But even as he observes the scene at ground zero, so to speak, he begins to affect his own observations. Like John Keel in Point Pleasant, Virginia, investigating the Mothman Prophecies, he finds himself immersed in supernatural experiences of the sort he once thought to be investigating from an objective point of view. Surrounded by events that do not yield to easy explanation, Sullivan's simplistic point of view begins to shift. He's no longer hoping to simply interview the miracle detective; he has become the miracle detective.
As the book shifts from an investigative report to a spiritual journey, Sullivan becomes despondent. He returns to the United States, depressed and confused. There, he decides to look into a series of Blessed Virgin Mary apparitions in Scottsdale, Arizona. The voyage from the sacred to the seedy is disturbing reading. The events in Scottsdale have none of the ring of truth that those in Medjugorje have. The seers are busy writing books and producing videos. None of the rigorous scientific investigations are made, and the few desultory attempts yield nothing to redeem the visionaries.
By this time Sullivan actively wants to believe. His own experiences in Medjugorje have left him thirsty for more. But the Scottsdale apparitions read like the K-Mart version of those in Bosnia-Herzegovina. This is easy for the reader to see, and Sullivan does a great job of laying himself bare so that the reader is free to judge the veracity of all that he reports. Sullivan cleverly finishes the book in a series of conversations with Father Benedict Groeschel, who provides a balancing influence for both the reader and the writer.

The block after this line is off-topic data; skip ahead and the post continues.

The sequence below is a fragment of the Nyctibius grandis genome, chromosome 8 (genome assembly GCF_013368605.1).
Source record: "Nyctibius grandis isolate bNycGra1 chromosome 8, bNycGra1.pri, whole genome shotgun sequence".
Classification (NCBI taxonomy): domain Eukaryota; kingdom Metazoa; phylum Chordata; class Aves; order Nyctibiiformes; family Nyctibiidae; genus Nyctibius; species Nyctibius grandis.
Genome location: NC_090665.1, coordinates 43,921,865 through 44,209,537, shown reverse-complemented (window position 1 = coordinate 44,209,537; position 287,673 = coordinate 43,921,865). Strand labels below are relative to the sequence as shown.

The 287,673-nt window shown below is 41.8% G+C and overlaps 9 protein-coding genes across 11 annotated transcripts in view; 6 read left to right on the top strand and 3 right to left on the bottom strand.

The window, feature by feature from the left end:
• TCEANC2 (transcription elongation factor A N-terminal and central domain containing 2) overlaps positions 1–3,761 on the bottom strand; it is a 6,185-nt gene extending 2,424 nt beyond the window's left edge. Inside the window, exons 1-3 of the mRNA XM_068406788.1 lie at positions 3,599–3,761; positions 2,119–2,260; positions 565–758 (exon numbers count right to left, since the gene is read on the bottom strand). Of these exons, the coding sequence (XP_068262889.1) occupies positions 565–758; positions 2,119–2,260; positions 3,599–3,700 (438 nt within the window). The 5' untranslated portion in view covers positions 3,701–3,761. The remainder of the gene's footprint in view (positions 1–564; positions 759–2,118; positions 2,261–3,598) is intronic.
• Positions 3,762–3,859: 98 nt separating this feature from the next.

Like 'The Mothman Prophecies', 'The Miracle Detective' depicts an investigator of the supernatural (events influenced by beings or realities beyond human ken) and the paranormal (abilities of the human mind not yet discovered or documented by science) who becomes a part of his own investigation. It's packed with details and a fascinating, apocalyptic portrait of a so-called tiny war that literally tore a country apart. It offers insight into the depths of religious fervor and the heights of the human imagination. It's not devotional, worshipful or evangelical. Glory gives way to the tawdry; revelation morphs into self-deception, and there's no easy line that's crossed, no simple rules to tell where one ends and the other begins. 'The Miracle Detective' might result in more questions than it answers. But it amply, entertainingly demonstrates that asking questions alters the mind every bit as much as finding the answers.